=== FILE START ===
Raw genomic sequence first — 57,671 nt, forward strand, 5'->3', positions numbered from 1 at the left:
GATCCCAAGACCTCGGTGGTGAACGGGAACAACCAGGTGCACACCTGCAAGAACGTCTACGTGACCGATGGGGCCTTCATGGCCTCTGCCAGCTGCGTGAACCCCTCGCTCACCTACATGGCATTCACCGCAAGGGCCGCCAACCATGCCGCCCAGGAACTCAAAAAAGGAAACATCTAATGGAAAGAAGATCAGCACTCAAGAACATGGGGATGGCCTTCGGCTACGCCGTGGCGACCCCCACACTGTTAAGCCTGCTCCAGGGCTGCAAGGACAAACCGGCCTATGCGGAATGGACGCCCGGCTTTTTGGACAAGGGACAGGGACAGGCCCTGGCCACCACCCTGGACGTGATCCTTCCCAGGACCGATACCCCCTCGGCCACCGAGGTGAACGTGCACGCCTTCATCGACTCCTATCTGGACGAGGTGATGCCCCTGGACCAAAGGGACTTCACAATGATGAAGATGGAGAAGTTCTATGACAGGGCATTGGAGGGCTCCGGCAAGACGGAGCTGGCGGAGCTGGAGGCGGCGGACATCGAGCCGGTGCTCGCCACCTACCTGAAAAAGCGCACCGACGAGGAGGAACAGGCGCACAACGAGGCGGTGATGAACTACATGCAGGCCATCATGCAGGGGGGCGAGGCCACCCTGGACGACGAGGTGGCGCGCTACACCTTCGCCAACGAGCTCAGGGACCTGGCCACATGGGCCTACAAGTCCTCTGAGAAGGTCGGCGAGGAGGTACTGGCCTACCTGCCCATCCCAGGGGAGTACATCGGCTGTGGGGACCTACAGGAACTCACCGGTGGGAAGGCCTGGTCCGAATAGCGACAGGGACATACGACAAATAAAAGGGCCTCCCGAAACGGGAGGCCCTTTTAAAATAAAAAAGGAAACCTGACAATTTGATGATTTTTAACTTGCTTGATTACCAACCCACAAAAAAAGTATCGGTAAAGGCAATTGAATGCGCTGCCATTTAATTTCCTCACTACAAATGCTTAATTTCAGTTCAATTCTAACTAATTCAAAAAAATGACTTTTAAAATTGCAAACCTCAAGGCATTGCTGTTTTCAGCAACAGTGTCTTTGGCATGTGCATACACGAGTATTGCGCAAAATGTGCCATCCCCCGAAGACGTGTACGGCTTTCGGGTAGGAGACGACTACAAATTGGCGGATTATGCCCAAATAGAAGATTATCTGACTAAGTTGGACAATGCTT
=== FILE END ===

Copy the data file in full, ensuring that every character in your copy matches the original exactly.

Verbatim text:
Raw genomic sequence first — 57,671 nt, forward strand, 5'->3', positions numbered from 1 at the left:
GATCCCAAGACCTCGGTGGTGAACGGGAACAACCAGGTGCACACCTGCAAGAACGTCTACGTGACCGATGGGGCCTTCATGGCCTCTGCCAGCTGCGTGAACCCCTCGCTCACCTACATGGCATTCACCGCAAGGGCCGCCAACCATGCCGCCCAGGAACTCAAAAAAGGAAACATCTAATGGAAAGAAGATCAGCACTCAAGAACATGGGGATGGCCTTCGGCTACGCCGTGGCGACCCCCACACTGTTAAGCCTGCTCCAGGGCTGCAAGGACAAACCGGCCTATGCGGAATGGACGCCCGGCTTTTTGGACAAGGGACAGGGACAGGCCCTGGCCACCACCCTGGACGTGATCCTTCCCAGGACCGATACCCCCTCGGCCACCGAGGTGAACGTGCACGCCTTCATCGACTCCTATCTGGACGAGGTGATGCCCCTGGACCAAAGGGACTTCACAATGATGAAGATGGAGAAGTTCTATGACAGGGCATTGGAGGGCTCCGGCAAGACGGAGCTGGCGGAGCTGGAGGCGGCGGACATCGAGCCGGTGCTCGCCACCTACCTGAAAAAGCGCACCGACGAGGAGGAACAGGCGCACAACGAGGCGGTGATGAACTACATGCAGGCCATCATGCAGGGGGGCGAGGCCACCCTGGACGACGAGGTGGCGCGCTACACCTTCGCCAACGAGCTCAGGGACCTGGCCACATGGGCCTACAAGTCCTCTGAGAAGGTCGGCGAGGAGGTACTGGCCTACCTGCCCATCCCAGGGGAGTACATCGGCTGTGGGGACCTACAGGAACTCACCGGTGGGAAGGCCTGGTCCGAATAGCGACAGGGACATACGACAAATAAAAGGGCCTCCCGAAACGGGAGGCCCTTTTAAAATAAAAAAGGAAACCTGACAATTTGATGATTTTTAACTTGCTTGATTACCAACCCACAAAAAAAGTATCGGTAAAGGCAATTGAATGCGCTGCCATTTAATTTCCTCACTACAAATGCTTAATTTCAGTTCAATTCTAACTAATTCAAAAAAATGACTTTTAAAATTGCAAACCTCAAGGCATTGCTGTTTTCAGCAACAGTGTCTTTGGCATGTGCATACACGAGTATTGCGCAAAATGTGCCATCCCCCGAAGACGTGTACGGCTTTCGGGTAGGAGACGACTACAAATTGGCGGATTATGCCCAAATAGAAGATTATCTGACTAAGTTGGACAATGCTT